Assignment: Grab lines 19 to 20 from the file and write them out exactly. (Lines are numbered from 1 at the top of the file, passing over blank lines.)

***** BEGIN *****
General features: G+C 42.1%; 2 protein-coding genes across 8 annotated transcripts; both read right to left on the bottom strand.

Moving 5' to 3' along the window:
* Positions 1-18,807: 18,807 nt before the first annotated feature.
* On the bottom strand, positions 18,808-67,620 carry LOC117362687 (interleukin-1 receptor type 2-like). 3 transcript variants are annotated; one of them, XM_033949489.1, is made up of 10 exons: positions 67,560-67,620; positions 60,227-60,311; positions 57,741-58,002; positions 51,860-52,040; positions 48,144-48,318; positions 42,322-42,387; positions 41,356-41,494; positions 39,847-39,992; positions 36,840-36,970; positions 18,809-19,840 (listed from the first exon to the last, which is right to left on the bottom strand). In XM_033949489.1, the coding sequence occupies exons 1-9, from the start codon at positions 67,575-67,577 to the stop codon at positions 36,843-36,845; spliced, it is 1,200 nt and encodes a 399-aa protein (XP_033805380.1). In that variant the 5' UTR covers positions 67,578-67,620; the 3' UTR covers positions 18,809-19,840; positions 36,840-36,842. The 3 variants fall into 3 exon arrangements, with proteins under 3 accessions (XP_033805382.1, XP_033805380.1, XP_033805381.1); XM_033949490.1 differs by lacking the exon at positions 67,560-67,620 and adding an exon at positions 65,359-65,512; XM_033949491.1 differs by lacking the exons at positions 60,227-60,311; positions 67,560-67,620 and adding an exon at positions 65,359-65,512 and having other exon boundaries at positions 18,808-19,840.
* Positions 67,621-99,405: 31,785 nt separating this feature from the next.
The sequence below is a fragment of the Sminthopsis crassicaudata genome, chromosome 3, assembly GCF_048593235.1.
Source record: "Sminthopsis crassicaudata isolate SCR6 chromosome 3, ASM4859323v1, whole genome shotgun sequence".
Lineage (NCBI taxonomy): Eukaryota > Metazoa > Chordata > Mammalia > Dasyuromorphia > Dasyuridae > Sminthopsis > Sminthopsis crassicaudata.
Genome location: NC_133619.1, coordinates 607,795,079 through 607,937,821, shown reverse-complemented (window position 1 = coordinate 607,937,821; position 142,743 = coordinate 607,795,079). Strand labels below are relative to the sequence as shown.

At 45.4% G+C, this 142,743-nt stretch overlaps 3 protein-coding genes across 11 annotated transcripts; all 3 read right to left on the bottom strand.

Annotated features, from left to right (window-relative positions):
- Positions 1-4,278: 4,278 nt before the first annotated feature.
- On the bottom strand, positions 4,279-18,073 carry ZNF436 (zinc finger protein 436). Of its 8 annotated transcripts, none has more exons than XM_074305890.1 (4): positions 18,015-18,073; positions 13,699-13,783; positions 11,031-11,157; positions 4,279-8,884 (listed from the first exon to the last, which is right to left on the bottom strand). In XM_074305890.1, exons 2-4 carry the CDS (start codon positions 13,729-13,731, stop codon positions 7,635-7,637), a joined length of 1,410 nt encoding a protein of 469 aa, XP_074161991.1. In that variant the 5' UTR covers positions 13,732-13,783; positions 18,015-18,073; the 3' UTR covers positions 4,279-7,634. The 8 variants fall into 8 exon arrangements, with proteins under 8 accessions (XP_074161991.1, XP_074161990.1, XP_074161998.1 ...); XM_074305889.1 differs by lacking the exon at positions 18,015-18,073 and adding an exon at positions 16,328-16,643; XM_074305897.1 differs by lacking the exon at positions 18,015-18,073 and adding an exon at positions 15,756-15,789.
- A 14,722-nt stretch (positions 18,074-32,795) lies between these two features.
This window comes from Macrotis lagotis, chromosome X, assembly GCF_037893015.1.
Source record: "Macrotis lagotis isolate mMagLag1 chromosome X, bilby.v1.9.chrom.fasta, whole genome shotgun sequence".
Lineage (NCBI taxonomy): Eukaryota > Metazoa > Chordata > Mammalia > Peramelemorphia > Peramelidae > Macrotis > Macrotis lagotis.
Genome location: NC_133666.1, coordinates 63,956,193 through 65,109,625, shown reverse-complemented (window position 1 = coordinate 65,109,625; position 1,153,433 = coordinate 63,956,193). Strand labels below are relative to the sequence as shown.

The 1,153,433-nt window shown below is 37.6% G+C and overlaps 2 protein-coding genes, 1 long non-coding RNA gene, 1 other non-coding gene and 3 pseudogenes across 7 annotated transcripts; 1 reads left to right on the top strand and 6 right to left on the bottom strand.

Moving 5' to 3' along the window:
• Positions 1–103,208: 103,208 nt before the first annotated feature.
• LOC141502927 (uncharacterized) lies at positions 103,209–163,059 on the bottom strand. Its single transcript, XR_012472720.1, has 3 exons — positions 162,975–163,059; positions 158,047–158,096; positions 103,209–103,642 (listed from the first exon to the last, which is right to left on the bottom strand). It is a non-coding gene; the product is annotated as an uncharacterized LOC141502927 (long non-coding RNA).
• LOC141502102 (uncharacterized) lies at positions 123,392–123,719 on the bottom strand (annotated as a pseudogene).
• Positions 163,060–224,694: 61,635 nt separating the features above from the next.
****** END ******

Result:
The 1,153,433-nt window shown below is 37.6% G+C and overlaps 2 protein-coding genes, 1 long non-coding RNA gene, 1 other non-coding gene and 3 pseudogenes across 7 annotated transcripts; 1 reads left to right on the top strand and 6 right to left on the bottom strand.

Moving 5' to 3' along the window: